1940  February 29  O C 258/40:   "Constitution of Metis Settlement Associations regulations". Recommended by W. W. Cross. (See letter F. J. Buck to Clerk of the Executive Council of the Alberta Government, March 6, 1940 found in the Provincial Archives in Edmonton: Acc # 88.553 Box 1 file 11 and Acc#70-414 box 38 file 1698.) (Amended OC 947/41 that later became Alberta Reg. 634/57. See Bell 1994:118 note 80)

1940  March 15    The Métis Population Betterment Act, 1940 amended

1941  January 31 Alberta Bureau of Public Welfare reports on "Activities in Connection with the Betterment of the Métis People." (Alberta Native Affairs, 1984) refers to the removal from Metis lands of the Marlboro area that includes "between five hundred million and six hundred million feet of mature Pine and Spruce timber, virgin forests" (p21) and Touchwood Lake area that includes "several lakes in which commercial fishing is carried out." (p22) (Alberta Native Affairs, 1984: Section 6)

1943  November 20    Order-in-Council 1785-43 Métis Population Betterment Trust Account

1947  March 25    Diamond Jenness presents statement titled "Plan for Liquidating Canada's Indian Problem Within 25 Years" to the Special Joint Committee on the Indian Act of the Senate and the House of Commons. (See also same themes in Federal government's 1969 White Paper on Indian Policy)

1951  A new Indian Act

1952  Amendment to The Métis Population Betterment Act. Minister now appoints two board members and the Provincially appointed Supervisor is the Chair of the local board. Two members elected (see Bell, 1994:6)

1959  The Nelson Commission on Treaties 8 and 11

1960  Alberta Order-in-Council (OC) 192/60. Rescinds Wolf Lake lands for Métis Settlement. (Martin, F. 1989: 293 note 53)

1960  Alberta Regulation (AR) 110/60 S. 13, 14. Limits role of churches on Settlements and prohibits church run schools on Settlements. (Martin, F. 1989: 293 Note 19)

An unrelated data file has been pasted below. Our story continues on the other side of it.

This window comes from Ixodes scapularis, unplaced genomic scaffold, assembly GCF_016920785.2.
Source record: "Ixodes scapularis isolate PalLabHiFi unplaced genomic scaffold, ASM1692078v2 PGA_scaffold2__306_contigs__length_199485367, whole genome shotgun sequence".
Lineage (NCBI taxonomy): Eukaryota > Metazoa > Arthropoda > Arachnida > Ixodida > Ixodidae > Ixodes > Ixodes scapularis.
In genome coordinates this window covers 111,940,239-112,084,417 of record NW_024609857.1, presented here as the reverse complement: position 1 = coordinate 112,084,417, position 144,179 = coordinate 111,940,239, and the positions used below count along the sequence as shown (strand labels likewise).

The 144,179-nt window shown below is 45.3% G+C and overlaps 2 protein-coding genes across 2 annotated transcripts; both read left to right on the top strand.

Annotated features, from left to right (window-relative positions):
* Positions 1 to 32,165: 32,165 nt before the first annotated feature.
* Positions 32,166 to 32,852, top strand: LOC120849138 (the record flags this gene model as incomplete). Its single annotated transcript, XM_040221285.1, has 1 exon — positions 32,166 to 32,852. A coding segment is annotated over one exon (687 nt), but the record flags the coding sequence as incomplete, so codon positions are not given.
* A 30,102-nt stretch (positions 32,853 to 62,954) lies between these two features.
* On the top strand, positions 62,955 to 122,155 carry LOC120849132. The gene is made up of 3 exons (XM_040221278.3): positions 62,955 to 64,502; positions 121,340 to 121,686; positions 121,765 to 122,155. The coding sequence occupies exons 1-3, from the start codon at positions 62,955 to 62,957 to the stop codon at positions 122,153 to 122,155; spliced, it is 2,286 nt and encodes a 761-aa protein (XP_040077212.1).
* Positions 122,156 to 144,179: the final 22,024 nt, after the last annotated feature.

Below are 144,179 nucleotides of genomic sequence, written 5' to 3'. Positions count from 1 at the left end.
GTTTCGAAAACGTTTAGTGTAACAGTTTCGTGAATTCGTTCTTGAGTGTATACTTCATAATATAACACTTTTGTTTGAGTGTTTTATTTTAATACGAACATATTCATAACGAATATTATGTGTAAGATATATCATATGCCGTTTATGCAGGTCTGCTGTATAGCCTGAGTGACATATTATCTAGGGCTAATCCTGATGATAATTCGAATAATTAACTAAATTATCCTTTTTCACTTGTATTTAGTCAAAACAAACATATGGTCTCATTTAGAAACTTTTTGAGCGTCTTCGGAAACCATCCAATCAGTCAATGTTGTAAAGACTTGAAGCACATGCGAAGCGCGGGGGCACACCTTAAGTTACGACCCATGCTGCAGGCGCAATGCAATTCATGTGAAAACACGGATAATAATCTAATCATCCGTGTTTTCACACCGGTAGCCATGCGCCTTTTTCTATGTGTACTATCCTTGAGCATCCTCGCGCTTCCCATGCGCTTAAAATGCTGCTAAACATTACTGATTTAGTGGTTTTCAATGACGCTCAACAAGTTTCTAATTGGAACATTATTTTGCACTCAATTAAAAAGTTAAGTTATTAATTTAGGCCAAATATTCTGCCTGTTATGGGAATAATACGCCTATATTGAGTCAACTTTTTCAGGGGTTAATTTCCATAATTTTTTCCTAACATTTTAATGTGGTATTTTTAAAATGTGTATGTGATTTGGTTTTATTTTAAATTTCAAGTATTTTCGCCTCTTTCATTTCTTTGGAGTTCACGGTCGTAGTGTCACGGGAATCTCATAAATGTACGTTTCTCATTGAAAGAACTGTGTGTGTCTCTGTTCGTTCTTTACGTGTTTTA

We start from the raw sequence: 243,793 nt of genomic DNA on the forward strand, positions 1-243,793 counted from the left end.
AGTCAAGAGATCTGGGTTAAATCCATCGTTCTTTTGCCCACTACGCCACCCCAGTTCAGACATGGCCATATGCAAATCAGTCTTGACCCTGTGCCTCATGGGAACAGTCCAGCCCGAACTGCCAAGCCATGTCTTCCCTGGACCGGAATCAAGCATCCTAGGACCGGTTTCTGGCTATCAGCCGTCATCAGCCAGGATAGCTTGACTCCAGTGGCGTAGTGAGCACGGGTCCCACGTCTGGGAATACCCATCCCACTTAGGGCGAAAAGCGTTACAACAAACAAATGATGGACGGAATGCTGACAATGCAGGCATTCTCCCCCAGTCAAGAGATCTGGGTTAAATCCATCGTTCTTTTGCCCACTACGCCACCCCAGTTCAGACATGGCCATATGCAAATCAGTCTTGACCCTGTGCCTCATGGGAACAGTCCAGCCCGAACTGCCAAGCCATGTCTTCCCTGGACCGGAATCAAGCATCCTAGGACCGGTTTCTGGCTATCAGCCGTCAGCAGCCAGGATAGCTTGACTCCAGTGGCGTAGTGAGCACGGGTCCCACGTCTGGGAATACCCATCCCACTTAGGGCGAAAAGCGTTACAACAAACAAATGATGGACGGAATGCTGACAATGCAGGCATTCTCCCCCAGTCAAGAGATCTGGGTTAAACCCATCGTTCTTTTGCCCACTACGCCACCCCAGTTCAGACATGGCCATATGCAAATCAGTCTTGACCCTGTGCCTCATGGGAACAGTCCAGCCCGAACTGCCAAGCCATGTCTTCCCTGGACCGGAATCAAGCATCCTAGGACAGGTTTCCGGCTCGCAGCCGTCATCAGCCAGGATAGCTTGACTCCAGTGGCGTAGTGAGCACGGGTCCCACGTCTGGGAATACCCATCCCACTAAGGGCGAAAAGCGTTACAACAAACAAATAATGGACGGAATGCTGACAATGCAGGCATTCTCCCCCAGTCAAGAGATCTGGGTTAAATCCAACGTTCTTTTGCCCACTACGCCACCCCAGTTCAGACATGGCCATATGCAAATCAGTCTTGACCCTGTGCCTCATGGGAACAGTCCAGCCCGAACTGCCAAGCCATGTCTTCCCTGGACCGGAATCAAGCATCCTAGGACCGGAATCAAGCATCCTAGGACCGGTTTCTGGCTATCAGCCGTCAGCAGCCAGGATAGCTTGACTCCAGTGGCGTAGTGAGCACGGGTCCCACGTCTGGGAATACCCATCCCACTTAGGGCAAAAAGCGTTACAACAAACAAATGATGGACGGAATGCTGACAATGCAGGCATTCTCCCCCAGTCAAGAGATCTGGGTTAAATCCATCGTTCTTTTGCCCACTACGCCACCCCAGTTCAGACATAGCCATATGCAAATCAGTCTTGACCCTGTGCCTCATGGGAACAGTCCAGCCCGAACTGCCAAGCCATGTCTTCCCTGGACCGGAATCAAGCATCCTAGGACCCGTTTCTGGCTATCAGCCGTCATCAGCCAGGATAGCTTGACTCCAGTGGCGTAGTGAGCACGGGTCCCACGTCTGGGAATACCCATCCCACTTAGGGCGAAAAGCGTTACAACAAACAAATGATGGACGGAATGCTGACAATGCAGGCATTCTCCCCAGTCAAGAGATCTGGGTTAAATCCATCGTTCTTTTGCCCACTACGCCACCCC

1960  Alberta Regulation (AR) 112/60. Common Trust Fund to be shared by all Settlements. (Martin, F. 1989: 293 Note 59)

1967  Northwest Territories Council moves from Ottawa to Yellowknife

1968 July 29  Richard Poitras initiates litigation against province for misappropriation of Trust Fund  more (reference Edmonton Journal Nov. 1989) (Martin, F 1989:293) See also Feb 1974 and July 1977

1969  March 24   In Poitras v. A-G Alberta, (1969), 7 D.L.R. (3d) 161 (also reported: 68 W.W.R. 224). Riley Judge of the Alberta Supreme Court decided the the Metis Association could not take action against the Attorney-General pursuant to the /Judicature Act/, R.S.A. 1955, c. 164 for various reasons.  This did not preclude other action later if a means could be found.  See the complete text hereSee also Feb 1974 and July 1977

1969 Summer   Métis Association of Alberta proposes The Métis Task Force

1969  Nisga'a of British Columbia go to court ( Calder v. Attorney-General of B.C.)

1969  Federal government makes public White Paper on Indian Policy

1970 June 4   Indian Association of Alberta presents "Red Paper" rejects "White Paper"

1970  Indian Brotherhood of the NWT established to deal with concerns about Treaties 8 and 11

1972  (see 1968 - Poitras) A report that Alberta Premier Lougheed feels "that the misappropriation (of Trust Funds) question should be decided by the courts".

1972 February   The report of the Métis Task Force

1972  Métis and Non-Status Native Association of the NWT incorporated

1973  The Paulette Caveat (a declaration of prior interest in the land)

1973  Aboriginal title confirmed by Supreme Court (Calder v. Attorney-General of B.C.)

1973 Yukon Native Indian Brotherhood presents a land claim proposal for status and non-status Indians in the Yukon, "Together Today for Our Children Tomorrow. The federal government agrees to negotiate, implying some recognition of rights.

1973 The Liberal Canadian government announces that it will establish an Office of Native Claims to negotiate "comprehensive claims," claims for land not covered by treaty, and "specific claims," claims based on treaties, the Indian Act, or other legislation.